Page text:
That much is clear from Levison's account in The Guardian, where he spoke out for the first time about many aspects of his legal nightmare. Suddenly confronted with FBI agents knocking at his door, Levison was compelled to answer coercive demands made under the cover of secrecy, denied sufficient time to find legal counsel, and forced to appear alone, more than a thousand miles from home, in a secret legal proceeding. He was also barred from soliciting assistance from anyone other than a lawyer as he tried to secure and fund his defense. In his own words:
My legal saga started last summer with a knock at the door, behind which stood two federal agents ready to to serve me with a court order requiring the installation of surveillance equipment on my company's network .... I had no choice but to consent to the installation of their device, which would hand the US government access to all of the messages—to and from all of my customers—as they travelled between their email accounts other providers on the Internet. But that wasn't enough. The federal agents then claimed that their court order required me to surrender my company's private encryption keys, and I balked. What they said they needed were customer passwords ... Bothered by what the agents were saying, I informed them that I would first need to read the order they had just delivered—and then consult with an attorney.
That's how it should have worked. Here how the situation actually unfolded:
In the first two weeks, I was served legal papers a total of seven times and was in contact with the FBI every other day. (This was the period a prosecutor would later characterize as my "period of silence".) It took a week for me to identify an attorney who could adequately represent me, given the complex technological and legal issues involvedand we were in contact for less than a day when agents served me with a summons ordering me to appear in a Virginia courtroom, over 1,000 miles from my home. Two days later, I was served the first subpoena for the encryption keys.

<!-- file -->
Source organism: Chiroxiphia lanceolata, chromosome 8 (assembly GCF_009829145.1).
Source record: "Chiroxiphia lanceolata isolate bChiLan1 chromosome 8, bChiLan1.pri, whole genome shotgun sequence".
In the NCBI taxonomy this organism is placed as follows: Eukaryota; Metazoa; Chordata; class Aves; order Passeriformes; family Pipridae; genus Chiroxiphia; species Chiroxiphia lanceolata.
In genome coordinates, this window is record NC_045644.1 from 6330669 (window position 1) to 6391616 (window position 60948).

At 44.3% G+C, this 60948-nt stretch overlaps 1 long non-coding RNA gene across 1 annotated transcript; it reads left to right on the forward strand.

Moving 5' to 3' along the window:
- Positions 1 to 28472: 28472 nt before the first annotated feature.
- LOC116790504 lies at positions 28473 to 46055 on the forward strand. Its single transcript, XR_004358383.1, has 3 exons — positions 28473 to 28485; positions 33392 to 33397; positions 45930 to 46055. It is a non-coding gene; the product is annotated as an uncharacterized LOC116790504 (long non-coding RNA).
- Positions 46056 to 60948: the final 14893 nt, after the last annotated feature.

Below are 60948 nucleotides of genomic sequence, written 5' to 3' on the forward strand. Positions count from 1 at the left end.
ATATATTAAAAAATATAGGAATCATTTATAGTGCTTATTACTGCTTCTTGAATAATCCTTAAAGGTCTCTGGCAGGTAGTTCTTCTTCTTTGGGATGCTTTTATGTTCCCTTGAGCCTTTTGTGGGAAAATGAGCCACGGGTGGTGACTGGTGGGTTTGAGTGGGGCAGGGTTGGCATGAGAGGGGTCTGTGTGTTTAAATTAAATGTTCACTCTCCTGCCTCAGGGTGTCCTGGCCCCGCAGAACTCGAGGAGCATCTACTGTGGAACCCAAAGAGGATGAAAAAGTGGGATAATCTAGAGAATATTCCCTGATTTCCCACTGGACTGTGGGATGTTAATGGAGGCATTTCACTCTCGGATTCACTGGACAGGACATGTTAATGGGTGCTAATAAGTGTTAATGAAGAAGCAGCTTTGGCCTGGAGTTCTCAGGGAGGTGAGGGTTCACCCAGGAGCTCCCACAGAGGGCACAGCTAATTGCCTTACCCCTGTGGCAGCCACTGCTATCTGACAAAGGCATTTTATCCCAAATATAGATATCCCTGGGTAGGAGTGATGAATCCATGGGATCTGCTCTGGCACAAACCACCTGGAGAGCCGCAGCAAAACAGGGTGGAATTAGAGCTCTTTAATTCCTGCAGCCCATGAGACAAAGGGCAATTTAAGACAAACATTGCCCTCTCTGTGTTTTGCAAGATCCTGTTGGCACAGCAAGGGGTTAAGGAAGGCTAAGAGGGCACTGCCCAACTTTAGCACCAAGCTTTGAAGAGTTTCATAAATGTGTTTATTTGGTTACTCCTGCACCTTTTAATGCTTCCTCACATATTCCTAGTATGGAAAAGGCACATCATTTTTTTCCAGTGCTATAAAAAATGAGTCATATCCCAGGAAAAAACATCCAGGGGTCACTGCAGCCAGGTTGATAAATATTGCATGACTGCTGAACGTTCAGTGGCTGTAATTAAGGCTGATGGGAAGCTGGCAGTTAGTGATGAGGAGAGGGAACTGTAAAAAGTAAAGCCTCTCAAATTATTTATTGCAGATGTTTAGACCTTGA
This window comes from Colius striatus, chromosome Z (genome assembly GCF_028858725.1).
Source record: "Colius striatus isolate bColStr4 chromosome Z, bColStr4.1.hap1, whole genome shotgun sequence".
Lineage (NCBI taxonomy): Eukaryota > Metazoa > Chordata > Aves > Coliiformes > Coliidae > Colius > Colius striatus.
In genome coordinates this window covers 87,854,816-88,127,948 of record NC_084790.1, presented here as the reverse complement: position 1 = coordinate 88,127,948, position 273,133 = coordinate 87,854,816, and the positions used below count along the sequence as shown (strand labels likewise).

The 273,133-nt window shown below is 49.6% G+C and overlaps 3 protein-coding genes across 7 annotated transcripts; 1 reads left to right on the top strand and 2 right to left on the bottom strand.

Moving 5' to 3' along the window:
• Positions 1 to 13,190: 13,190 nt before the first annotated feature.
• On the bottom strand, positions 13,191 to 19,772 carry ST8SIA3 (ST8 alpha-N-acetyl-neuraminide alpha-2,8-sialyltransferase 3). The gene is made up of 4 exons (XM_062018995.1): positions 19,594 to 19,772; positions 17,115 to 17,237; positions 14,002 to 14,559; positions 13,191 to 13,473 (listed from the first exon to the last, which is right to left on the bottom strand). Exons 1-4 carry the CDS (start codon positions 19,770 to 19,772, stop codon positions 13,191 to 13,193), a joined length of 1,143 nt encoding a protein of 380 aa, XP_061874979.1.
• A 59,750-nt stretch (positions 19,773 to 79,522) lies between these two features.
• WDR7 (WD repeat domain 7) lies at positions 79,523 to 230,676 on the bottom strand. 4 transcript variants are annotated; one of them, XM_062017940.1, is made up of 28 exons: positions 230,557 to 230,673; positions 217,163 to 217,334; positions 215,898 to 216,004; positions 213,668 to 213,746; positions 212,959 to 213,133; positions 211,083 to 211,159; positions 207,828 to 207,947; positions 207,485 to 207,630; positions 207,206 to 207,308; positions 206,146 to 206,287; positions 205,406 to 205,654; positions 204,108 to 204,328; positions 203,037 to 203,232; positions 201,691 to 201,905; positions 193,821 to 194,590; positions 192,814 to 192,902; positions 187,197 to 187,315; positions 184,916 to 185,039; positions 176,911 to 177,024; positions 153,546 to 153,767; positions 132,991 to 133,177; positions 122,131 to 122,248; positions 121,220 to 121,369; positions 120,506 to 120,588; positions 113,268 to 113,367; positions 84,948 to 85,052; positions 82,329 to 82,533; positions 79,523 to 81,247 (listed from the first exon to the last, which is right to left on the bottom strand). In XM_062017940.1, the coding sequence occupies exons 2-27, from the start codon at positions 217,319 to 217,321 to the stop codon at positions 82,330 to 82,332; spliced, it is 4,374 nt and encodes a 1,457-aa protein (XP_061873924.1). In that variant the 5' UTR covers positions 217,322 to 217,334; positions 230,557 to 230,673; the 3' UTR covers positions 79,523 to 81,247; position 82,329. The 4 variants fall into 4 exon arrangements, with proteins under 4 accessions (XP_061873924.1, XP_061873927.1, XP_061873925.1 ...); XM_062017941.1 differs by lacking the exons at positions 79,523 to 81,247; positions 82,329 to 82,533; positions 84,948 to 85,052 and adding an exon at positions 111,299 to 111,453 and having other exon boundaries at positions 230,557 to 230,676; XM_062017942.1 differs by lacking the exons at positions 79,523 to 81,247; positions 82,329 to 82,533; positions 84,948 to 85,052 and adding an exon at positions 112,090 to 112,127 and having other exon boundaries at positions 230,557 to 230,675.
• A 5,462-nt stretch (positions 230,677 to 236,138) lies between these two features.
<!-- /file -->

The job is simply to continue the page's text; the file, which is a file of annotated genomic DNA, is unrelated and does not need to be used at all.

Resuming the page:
With such short notice, my first attorney was unable to appear alongside me in court. Because the whole case was under seal, I couldn't even admit to anyone who wasn't an attorney that I needed a lawyer, let alone why. In the days before my appearance, I would spend hours repeating the facts of the case to a dozen attorneys, as I sought someone else that was qualified to represent me. I also discovered that as a third party in a federal criminal indictment, I had no right to counsel. After all, only my property was in jeopardy—not my liberty.
Let's reflect for a moment on the story so far. For 10 years this man built an email business that guaranteed customers a private, encrypted way to communicate. Out of nowhere, federal agents knocked on his door asking, in essence, that he violate a promise he made to his customers and that he destroy the whole value proposition of his enterprise. Setting aside whatever the law happens to be, it seems clear that a just system would afford a man in this situation adequate legal counsel and time to understand and respond to what was happening.